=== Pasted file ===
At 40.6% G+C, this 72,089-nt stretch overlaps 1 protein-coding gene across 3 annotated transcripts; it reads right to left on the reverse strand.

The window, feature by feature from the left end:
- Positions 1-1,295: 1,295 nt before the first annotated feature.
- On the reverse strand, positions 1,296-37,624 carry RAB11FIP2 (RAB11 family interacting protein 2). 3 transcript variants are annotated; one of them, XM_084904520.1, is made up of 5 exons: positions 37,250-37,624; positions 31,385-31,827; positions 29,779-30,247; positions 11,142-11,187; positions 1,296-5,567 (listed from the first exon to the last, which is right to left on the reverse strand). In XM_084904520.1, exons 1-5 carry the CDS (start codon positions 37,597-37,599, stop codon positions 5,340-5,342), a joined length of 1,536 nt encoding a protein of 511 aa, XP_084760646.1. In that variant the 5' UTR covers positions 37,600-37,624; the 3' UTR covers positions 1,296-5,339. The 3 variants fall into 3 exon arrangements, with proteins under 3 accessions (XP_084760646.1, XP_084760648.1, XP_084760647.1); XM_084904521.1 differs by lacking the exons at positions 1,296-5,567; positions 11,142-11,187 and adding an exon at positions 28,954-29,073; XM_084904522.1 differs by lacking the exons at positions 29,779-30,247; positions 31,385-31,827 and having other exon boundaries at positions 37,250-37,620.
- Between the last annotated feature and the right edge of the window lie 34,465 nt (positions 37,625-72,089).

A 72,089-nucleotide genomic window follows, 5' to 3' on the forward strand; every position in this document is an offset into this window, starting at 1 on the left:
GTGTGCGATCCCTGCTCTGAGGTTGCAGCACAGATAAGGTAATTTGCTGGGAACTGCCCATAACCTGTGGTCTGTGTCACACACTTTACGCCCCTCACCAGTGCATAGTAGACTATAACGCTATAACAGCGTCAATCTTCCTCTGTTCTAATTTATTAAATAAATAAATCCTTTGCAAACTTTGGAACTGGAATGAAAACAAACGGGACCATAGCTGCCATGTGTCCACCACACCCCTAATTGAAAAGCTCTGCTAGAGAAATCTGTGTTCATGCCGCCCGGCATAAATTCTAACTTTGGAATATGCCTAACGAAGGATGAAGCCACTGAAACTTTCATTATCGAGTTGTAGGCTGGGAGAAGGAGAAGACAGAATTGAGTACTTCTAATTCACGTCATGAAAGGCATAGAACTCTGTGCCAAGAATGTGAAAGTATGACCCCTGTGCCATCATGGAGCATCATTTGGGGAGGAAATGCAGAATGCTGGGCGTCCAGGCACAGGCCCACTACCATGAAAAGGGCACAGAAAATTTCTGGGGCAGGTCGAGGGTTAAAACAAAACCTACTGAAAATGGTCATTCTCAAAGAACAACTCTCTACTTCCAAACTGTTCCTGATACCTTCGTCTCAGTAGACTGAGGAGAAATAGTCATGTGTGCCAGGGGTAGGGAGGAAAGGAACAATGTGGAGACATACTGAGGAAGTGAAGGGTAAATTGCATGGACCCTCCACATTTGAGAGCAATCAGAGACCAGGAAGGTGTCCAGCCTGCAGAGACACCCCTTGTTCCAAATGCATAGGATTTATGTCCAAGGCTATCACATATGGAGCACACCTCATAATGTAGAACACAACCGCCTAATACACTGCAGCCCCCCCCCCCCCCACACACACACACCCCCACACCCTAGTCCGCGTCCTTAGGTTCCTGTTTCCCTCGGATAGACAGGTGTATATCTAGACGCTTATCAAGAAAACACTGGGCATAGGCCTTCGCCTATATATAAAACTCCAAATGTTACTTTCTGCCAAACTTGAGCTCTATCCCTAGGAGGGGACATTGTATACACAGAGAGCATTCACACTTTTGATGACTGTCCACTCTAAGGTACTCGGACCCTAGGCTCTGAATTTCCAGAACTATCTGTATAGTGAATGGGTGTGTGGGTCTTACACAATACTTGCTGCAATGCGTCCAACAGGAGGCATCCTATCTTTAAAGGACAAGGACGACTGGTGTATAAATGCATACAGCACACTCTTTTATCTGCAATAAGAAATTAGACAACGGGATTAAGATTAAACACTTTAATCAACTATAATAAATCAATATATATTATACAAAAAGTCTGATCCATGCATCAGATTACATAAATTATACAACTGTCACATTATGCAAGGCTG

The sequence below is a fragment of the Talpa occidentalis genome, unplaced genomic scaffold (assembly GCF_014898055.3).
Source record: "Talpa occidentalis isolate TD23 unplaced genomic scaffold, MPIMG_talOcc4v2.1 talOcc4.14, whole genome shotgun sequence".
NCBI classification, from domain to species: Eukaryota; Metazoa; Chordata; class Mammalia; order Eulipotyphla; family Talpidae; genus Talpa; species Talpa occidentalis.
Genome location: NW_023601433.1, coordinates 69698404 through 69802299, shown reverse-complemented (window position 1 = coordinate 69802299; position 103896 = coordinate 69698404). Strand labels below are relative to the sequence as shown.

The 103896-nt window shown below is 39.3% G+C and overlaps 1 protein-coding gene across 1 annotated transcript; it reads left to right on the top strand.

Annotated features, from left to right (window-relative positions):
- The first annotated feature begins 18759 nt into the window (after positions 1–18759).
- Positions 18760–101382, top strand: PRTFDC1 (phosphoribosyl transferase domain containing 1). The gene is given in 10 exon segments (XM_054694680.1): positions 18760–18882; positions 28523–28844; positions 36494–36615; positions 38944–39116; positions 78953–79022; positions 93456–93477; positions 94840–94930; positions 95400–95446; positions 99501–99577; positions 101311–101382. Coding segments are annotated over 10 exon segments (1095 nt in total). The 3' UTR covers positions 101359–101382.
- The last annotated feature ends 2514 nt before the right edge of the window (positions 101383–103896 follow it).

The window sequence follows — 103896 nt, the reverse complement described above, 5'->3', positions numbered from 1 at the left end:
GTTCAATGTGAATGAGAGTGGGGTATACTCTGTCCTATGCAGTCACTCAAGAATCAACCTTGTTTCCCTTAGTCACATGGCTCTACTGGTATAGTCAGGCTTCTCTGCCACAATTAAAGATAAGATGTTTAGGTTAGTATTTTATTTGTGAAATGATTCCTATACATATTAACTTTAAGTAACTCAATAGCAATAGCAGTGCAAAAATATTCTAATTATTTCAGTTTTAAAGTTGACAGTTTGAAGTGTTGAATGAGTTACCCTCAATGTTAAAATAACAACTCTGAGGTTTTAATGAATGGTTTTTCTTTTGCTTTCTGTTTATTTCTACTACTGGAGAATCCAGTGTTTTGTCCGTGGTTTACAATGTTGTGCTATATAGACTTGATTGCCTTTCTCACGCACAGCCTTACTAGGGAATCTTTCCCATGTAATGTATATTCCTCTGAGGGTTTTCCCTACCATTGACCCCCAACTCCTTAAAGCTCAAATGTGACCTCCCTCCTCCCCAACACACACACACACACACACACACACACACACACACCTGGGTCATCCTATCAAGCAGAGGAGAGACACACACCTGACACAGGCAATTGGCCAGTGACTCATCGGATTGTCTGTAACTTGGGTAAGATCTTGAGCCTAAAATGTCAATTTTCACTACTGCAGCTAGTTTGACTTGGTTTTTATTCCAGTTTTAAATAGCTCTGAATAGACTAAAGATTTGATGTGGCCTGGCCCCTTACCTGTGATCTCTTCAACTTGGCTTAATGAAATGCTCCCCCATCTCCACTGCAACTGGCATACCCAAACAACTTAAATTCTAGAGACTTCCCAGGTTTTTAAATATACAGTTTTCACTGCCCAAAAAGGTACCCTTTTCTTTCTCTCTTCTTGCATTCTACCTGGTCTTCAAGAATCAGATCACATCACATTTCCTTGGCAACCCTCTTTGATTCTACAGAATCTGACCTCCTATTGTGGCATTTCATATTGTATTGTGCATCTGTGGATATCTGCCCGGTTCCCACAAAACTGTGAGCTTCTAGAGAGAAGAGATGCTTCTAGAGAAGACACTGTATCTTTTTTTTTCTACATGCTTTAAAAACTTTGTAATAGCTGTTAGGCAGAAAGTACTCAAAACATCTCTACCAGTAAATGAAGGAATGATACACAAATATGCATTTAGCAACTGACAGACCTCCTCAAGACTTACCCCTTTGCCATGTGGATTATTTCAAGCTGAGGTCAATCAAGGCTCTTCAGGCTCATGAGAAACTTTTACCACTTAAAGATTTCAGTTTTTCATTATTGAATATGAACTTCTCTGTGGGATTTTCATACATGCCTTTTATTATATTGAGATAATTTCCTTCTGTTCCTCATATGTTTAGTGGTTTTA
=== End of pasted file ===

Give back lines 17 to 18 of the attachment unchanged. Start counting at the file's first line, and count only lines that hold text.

The window sequence follows — 103896 nt, the reverse complement described above, 5'->3', positions numbered from 1 at the left end:
GTTCAATGTGAATGAGAGTGGGGTATACTCTGTCCTATGCAGTCACTCAAGAATCAACCTTGTTTCCCTTAGTCACATGGCTCTACTGGTATAGTCAGGCTTCTCTGCCACAATTAAAGATAAGATGTTTAGGTTAGTATTTTATTTGTGAAATGATTCCTATACATATTAACTTTAAGTAACTCAATAGCAATAGCAGTGCAAAAATATTCTAATTATTTCAGTTTTAAAGTTGACAGTTTGAAGTGTTGAATGAGTTACCCTCAATGTTAAAATAACAACTCTGAGGTTTTAATGAATGGTTTTTCTTTTGCTTTCTGTTTATTTCTACTACTGGAGAATCCAGTGTTTTGTCCGTGGTTTACAATGTTGTGCTATATAGACTTGATTGCCTTTCTCACGCACAGCCTTACTAGGGAATCTTTCCCATGTAATGTATATTCCTCTGAGGGTTTTCCCTACCATTGACCCCCAACTCCTTAAAGCTCAAATGTGACCTCCCTCCTCCCCAACACACACACACACACACACACACACACACACACACCTGGGTCATCCTATCAAGCAGAGGAGAGACACACACCTGACACAGGCAATTGGCCAGTGACTCATCGGATTGTCTGTAACTTGGGTAAGATCTTGAGCCTAAAATGTCAATTTTCACTACTGCAGCTAGTTTGACTTGGTTTTTATTCCAGTTTTAAATAGCTCTGAATAGACTAAAGATTTGATGTGGCCTGGCCCCTTACCTGTGATCTCTTCAACTTGGCTTAATGAAATGCTCCCCCATCTCCACTGCAACTGGCATACCCAAACAACTTAAATTCTAGAGACTTCCCAGGTTTTTAAATATACAGTTTTCACTGCCCAAAAAGGTACCCTTTTCTTTCTCTCTTCTTGCATTCTACCTGGTCTTCAAGAATCAGATCACATCACATTTCCTTGGCAACCCTCTTTGATTCTACAGAATCTGACCTCCTATTGTGGCATTTCATATTGTATTGTGCATCTGTGGATATCTGCCCGGTTCCCACAAAACTGTGAGCTTCTAGAGAGAAGAGATGCTTCTAGAGAAGACACTGTATCTTTTTTTTTCTACATGCTTTAAAAACTTTGTAATAGCTGTTAGGCAGAAAGTACTCAAAACATCTCTACCAGTAAATGAAGGAATGATACACAAATATGCATTTAGCAACTGACAGACCTCCTCAAGACTTACCCCTTTGCCATGTGGATTATTTCAAGCTGAGGTCAATCAAGGCTCTTCAGGCTCATGAGAAACTTTTACCACTTAAAGATTTCAGTTTTTCATTATTGAATATGAACTTCTCTGTGGGATTTTCATACATGCCTTTTATTATATTGAGATAATTTCCTTCTGTTCCTCATATGTTTAGTGGTTTTA